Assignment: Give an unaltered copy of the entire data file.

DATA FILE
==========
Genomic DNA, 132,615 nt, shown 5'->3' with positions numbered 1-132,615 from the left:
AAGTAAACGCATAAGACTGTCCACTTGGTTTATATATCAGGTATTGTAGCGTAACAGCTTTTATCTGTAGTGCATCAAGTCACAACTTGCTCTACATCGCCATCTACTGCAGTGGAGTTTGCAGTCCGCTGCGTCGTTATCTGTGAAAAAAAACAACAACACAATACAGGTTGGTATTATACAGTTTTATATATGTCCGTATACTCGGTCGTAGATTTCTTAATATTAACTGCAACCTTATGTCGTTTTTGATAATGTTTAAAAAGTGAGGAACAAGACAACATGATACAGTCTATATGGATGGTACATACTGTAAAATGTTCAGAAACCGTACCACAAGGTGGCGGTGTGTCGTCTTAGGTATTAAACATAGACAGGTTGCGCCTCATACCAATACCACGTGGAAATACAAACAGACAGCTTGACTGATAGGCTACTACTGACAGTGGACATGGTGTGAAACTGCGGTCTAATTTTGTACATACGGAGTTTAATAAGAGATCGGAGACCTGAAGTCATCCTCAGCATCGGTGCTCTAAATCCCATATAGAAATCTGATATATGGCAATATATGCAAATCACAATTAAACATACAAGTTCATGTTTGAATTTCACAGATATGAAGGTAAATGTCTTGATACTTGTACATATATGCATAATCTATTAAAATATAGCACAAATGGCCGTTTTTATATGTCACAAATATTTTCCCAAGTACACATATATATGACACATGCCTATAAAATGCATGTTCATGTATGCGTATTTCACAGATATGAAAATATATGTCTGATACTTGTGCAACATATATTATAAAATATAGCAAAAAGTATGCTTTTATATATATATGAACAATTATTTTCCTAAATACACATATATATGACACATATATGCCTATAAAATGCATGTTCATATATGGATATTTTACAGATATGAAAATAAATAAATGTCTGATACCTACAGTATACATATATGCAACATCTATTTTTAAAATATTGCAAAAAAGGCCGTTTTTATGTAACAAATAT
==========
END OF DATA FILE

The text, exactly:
Genomic DNA, 132,615 nt, shown 5'->3' with positions numbered 1-132,615 from the left:
AAGTAAACGCATAAGACTGTCCACTTGGTTTATATATCAGGTATTGTAGCGTAACAGCTTTTATCTGTAGTGCATCAAGTCACAACTTGCTCTACATCGCCATCTACTGCAGTGGAGTTTGCAGTCCGCTGCGTCGTTATCTGTGAAAAAAAACAACAACACAATACAGGTTGGTATTATACAGTTTTATATATGTCCGTATACTCGGTCGTAGATTTCTTAATATTAACTGCAACCTTATGTCGTTTTTGATAATGTTTAAAAAGTGAGGAACAAGACAACATGATACAGTCTATATGGATGGTACATACTGTAAAATGTTCAGAAACCGTACCACAAGGTGGCGGTGTGTCGTCTTAGGTATTAAACATAGACAGGTTGCGCCTCATACCAATACCACGTGGAAATACAAACAGACAGCTTGACTGATAGGCTACTACTGACAGTGGACATGGTGTGAAACTGCGGTCTAATTTTGTACATACGGAGTTTAATAAGAGATCGGAGACCTGAAGTCATCCTCAGCATCGGTGCTCTAAATCCCATATAGAAATCTGATATATGGCAATATATGCAAATCACAATTAAACATACAAGTTCATGTTTGAATTTCACAGATATGAAGGTAAATGTCTTGATACTTGTACATATATGCATAATCTATTAAAATATAGCACAAATGGCCGTTTTTATATGTCACAAATATTTTCCCAAGTACACATATATATGACACATGCCTATAAAATGCATGTTCATGTATGCGTATTTCACAGATATGAAAATATATGTCTGATACTTGTGCAACATATATTATAAAATATAGCAAAAAGTATGCTTTTATATATATATGAACAATTATTTTCCTAAATACACATATATATGACACATATATGCCTATAAAATGCATGTTCATATATGGATATTTTACAGATATGAAAATAAATAAATGTCTGATACCTACAGTATACATATATGCAACATCTATTTTTAAAATATTGCAAAAAAGGCCGTTTTTATGTAACAAATAT